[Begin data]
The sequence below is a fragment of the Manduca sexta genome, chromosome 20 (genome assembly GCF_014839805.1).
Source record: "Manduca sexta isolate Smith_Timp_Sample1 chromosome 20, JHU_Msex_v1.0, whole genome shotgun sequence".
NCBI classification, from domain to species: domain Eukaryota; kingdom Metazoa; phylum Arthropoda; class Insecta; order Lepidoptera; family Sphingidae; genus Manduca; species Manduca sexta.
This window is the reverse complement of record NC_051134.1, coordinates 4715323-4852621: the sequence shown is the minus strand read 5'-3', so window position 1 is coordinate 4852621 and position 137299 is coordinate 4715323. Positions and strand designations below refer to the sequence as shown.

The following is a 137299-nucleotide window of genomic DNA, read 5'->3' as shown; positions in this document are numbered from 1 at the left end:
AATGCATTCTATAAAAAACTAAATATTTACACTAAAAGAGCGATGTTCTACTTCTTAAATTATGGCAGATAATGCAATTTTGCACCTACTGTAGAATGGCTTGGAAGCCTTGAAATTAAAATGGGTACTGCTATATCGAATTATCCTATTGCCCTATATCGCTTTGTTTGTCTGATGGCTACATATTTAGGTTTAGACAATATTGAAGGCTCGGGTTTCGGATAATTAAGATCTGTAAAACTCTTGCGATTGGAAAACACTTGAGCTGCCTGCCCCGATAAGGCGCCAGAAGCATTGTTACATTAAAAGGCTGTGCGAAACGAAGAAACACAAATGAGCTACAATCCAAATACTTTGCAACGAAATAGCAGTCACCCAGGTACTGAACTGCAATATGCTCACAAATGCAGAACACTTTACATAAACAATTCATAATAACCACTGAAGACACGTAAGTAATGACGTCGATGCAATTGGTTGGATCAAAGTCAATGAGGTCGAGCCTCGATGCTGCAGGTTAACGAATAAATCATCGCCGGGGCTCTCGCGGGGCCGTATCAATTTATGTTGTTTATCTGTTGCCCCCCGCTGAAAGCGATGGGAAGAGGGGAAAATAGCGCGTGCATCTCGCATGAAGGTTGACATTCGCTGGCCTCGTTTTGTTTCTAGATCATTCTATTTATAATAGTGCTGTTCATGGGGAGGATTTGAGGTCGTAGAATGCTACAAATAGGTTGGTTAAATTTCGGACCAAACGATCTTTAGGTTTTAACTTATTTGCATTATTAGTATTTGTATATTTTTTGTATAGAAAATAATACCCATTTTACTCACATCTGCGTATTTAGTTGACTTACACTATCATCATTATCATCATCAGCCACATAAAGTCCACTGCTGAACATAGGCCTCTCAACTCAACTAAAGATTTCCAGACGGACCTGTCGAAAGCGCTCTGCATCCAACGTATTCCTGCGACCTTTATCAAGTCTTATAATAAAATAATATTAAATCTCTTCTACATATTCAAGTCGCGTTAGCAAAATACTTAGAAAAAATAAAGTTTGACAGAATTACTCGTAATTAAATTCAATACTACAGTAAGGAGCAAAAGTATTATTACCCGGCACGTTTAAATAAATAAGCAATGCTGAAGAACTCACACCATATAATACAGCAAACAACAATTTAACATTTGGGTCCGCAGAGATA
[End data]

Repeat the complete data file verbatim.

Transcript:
The sequence below is a fragment of the Manduca sexta genome, chromosome 20 (genome assembly GCF_014839805.1).
Source record: "Manduca sexta isolate Smith_Timp_Sample1 chromosome 20, JHU_Msex_v1.0, whole genome shotgun sequence".
NCBI classification, from domain to species: domain Eukaryota; kingdom Metazoa; phylum Arthropoda; class Insecta; order Lepidoptera; family Sphingidae; genus Manduca; species Manduca sexta.
This window is the reverse complement of record NC_051134.1, coordinates 4715323-4852621: the sequence shown is the minus strand read 5'-3', so window position 1 is coordinate 4852621 and position 137299 is coordinate 4715323. Positions and strand designations below refer to the sequence as shown.

The following is a 137299-nucleotide window of genomic DNA, read 5'->3' as shown; positions in this document are numbered from 1 at the left end:
AATGCATTCTATAAAAAACTAAATATTTACACTAAAAGAGCGATGTTCTACTTCTTAAATTATGGCAGATAATGCAATTTTGCACCTACTGTAGAATGGCTTGGAAGCCTTGAAATTAAAATGGGTACTGCTATATCGAATTATCCTATTGCCCTATATCGCTTTGTTTGTCTGATGGCTACATATTTAGGTTTAGACAATATTGAAGGCTCGGGTTTCGGATAATTAAGATCTGTAAAACTCTTGCGATTGGAAAACACTTGAGCTGCCTGCCCCGATAAGGCGCCAGAAGCATTGTTACATTAAAAGGCTGTGCGAAACGAAGAAACACAAATGAGCTACAATCCAAATACTTTGCAACGAAATAGCAGTCACCCAGGTACTGAACTGCAATATGCTCACAAATGCAGAACACTTTACATAAACAATTCATAATAACCACTGAAGACACGTAAGTAATGACGTCGATGCAATTGGTTGGATCAAAGTCAATGAGGTCGAGCCTCGATGCTGCAGGTTAACGAATAAATCATCGCCGGGGCTCTCGCGGGGCCGTATCAATTTATGTTGTTTATCTGTTGCCCCCCGCTGAAAGCGATGGGAAGAGGGGAAAATAGCGCGTGCATCTCGCATGAAGGTTGACATTCGCTGGCCTCGTTTTGTTTCTAGATCATTCTATTTATAATAGTGCTGTTCATGGGGAGGATTTGAGGTCGTAGAATGCTACAAATAGGTTGGTTAAATTTCGGACCAAACGATCTTTAGGTTTTAACTTATTTGCATTATTAGTATTTGTATATTTTTTGTATAGAAAATAATACCCATTTTACTCACATCTGCGTATTTAGTTGACTTACACTATCATCATTATCATCATCAGCCACATAAAGTCCACTGCTGAACATAGGCCTCTCAACTCAACTAAAGATTTCCAGACGGACCTGTCGAAAGCGCTCTGCATCCAACGTATTCCTGCGACCTTTATCAAGTCTTATAATAAAATAATATTAAATCTCTTCTACATATTCAAGTCGCGTTAGCAAAATACTTAGAAAAAATAAAGTTTGACAGAATTACTCGTAATTAAATTCAATACTACAGTAAGGAGCAAAAGTATTATTACCCGGCACGTTTAAATAAATAAGCAATGCTGAAGAACTCACACCATATAATACAGCAAACAACAATTTAACATTTGGGTCCGCAGAGATA